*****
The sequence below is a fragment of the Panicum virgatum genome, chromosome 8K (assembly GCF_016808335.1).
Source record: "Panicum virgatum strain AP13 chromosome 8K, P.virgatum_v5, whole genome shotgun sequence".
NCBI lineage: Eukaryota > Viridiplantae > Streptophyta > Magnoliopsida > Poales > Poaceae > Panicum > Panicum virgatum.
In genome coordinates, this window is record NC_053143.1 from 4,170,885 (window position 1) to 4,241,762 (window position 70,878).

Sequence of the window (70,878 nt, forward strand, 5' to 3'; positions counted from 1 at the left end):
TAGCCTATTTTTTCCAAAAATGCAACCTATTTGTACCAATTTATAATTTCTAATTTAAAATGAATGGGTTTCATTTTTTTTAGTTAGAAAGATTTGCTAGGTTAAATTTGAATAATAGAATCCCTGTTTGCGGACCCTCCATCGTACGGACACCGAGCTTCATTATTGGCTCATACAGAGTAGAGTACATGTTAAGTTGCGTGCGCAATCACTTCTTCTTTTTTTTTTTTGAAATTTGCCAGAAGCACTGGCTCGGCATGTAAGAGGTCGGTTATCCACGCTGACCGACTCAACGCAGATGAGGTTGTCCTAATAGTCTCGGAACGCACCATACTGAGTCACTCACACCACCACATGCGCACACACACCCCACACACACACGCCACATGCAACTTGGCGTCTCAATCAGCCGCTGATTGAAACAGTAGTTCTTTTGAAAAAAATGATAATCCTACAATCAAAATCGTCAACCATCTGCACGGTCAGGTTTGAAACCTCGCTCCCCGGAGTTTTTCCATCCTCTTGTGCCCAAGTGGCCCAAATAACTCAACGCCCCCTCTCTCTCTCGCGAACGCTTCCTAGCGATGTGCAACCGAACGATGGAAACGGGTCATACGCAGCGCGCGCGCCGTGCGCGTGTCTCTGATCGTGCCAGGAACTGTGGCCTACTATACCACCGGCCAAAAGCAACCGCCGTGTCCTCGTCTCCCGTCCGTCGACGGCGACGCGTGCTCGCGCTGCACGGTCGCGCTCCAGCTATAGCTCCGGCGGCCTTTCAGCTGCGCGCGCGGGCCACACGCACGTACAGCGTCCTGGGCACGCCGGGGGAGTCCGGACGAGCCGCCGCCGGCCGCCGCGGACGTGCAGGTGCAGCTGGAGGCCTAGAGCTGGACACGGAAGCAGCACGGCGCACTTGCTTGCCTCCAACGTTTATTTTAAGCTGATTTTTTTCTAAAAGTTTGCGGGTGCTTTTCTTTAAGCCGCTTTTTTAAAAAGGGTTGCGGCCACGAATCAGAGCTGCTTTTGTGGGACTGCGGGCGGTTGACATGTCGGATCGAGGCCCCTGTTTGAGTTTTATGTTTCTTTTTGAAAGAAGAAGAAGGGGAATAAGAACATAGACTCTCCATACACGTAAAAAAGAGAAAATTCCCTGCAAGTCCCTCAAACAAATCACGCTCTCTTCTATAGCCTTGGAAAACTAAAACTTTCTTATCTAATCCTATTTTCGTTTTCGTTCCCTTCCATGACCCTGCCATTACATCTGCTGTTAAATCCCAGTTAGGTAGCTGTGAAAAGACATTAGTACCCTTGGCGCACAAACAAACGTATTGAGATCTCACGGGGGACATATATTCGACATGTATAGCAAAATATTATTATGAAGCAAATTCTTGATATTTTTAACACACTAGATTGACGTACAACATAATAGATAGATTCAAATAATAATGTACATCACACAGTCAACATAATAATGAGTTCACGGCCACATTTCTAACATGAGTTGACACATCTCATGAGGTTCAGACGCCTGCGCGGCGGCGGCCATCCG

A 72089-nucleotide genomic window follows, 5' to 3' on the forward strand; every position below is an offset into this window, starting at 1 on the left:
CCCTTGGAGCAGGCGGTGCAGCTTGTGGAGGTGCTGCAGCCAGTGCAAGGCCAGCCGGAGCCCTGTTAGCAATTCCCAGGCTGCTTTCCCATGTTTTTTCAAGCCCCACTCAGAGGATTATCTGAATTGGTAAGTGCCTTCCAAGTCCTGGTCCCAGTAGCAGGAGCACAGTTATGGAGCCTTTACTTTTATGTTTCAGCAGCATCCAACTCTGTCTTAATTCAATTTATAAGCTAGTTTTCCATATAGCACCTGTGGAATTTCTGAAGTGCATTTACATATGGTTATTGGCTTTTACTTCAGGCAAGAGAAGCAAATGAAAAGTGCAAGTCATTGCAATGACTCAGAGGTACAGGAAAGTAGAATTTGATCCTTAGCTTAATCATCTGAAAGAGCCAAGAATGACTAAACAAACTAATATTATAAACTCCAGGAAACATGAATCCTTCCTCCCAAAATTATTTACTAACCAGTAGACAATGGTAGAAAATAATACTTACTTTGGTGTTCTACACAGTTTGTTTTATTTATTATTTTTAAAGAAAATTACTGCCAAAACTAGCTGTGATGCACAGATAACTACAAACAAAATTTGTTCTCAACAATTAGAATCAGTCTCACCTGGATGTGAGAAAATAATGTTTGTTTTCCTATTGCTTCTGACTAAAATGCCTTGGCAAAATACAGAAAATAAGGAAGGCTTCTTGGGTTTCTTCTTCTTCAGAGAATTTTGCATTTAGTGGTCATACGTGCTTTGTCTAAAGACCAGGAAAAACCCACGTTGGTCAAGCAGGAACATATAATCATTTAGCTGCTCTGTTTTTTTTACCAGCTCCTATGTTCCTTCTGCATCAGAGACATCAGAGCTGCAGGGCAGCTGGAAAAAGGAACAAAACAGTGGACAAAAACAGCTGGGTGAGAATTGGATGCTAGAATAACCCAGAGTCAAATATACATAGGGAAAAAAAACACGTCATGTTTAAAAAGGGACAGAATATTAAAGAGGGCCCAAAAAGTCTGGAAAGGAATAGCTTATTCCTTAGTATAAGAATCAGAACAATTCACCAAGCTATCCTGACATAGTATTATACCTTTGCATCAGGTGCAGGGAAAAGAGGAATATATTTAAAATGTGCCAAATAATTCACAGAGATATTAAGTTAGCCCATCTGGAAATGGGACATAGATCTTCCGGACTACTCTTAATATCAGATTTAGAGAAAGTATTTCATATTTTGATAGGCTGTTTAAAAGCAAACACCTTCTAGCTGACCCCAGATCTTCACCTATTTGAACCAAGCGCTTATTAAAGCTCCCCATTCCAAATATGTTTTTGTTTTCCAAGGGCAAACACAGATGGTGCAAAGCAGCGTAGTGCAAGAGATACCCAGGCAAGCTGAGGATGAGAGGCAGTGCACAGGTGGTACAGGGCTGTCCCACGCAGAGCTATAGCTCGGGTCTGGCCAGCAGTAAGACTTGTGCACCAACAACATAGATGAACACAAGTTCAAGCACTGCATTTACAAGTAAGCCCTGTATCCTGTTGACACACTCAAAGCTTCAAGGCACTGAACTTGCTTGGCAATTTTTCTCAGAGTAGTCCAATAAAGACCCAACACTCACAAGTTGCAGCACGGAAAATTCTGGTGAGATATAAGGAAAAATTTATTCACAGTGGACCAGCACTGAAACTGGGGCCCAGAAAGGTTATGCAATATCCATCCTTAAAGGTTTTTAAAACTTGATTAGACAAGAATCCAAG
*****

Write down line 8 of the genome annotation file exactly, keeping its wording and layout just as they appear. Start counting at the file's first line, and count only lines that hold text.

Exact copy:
CCCTTGGAGCAGGCGGTGCAGCTTGTGGAGGTGCTGCAGCCAGTGCAAGGCCAGCCGGAGCCCTGTTAGCAATTCCCAGGCTGCTTTCCCATGTTTTTTCAAGCCCCACTCAGAGGATTATCTGAATTGGTAAGTGCCTTCCAAGTCCTGGTCCCAGTAGCAGGAGCACAGTTATGGAGCCTTTACTTTTATGTTTCAGCAGCATCCAACTCTGTCTTAATTCAATTTATAAGCTAGTTTTCCATATAGCACCTGTGGAATTTCTGAAGTGCATTTACATATGGTTATTGGCTTTTACTTCAGGCAAGAGAAGCAAATGAAAAGTGCAAGTCATTGCAATGACTCAGAGGTACAGGAAAGTAGAATTTGATCCTTAGCTTAATCATCTGAAAGAGCCAAGAATGACTAAACAAACTAATATTATAAACTCCAGGAAACATGAATCCTTCCTCCCAAAATTATTTACTAACCAGTAGACAATGGTAGAAAATAATACTTACTTTGGTGTTCTACACAGTTTGTTTTATTTATTATTTTTAAAGAAAATTACTGCCAAAACTAGCTGTGATGCACAGATAACTACAAACAAAATTTGTTCTCAACAATTAGAATCAGTCTCACCTGGATGTGAGAAAATAATGTTTGTTTTCCTATTGCTTCTGACTAAAATGCCTTGGCAAAATACAGAAAATAAGGAAGGCTTCTTGGGTTTCTTCTTCTTCAGAGAATTTTGCATTTAGTGGTCATACGTGCTTTGTCTAAAGACCAGGAAAAACCCACGTTGGTCAAGCAGGAACATATAATCATTTAGCTGCTCTGTTTTTTTTACCAGCTCCTATGTTCCTTCTGCATCAGAGACATCAGAGCTGCAGGGCAGCTGGAAAAAGGAACAAAACAGTGGACAAAAACAGCTGGGTGAGAATTGGATGCTAGAATAACCCAGAGTCAAATATACATAGGGAAAAAAAACACGTCATGTTTAAAAAGGGACAGAATATTAAAGAGGGCCCAAAAAGTCTGGAAAGGAATAGCTTATTCCTTAGTATAAGAATCAGAACAATTCACCAAGCTATCCTGACATAGTATTATACCTTTGCATCAGGTGCAGGGAAAAGAGGAATATATTTAAAATGTGCCAAATAATTCACAGAGATATTAAGTTAGCCCATCTGGAAATGGGACATAGATCTTCCGGACTACTCTTAATATCAGATTTAGAGAAAGTATTTCATATTTTGATAGGCTGTTTAAAAGCAAACACCTTCTAGCTGACCCCAGATCTTCACCTATTTGAACCAAGCGCTTATTAAAGCTCCCCATTCCAAATATGTTTTTGTTTTCCAAGGGCAAACACAGATGGTGCAAAGCAGCGTAGTGCAAGAGATACCCAGGCAAGCTGAGGATGAGAGGCAGTGCACAGGTGGTACAGGGCTGTCCCACGCAGAGCTATAGCTCGGGTCTGGCCAGCAGTAAGACTTGTGCACCAACAACATAGATGAACACAAGTTCAAGCACTGCATTTACAAGTAAGCCCTGTATCCTGTTGACACACTCAAAGCTTCAAGGCACTGAACTTGCTTGGCAATTTTTCTCAGAGTAGTCCAATAAAGACCCAACACTCACAAGTTGCAGCACGGAAAATTCTGGTGAGATATAAGGAAAAATTTATTCACAGTGGACCAGCACTGAAACTGGGGCCCAGAAAGGTTATGCAATATCCATCCTTAAAGGTTTTTAAAACTTGATTAGACAAGAATCCAAG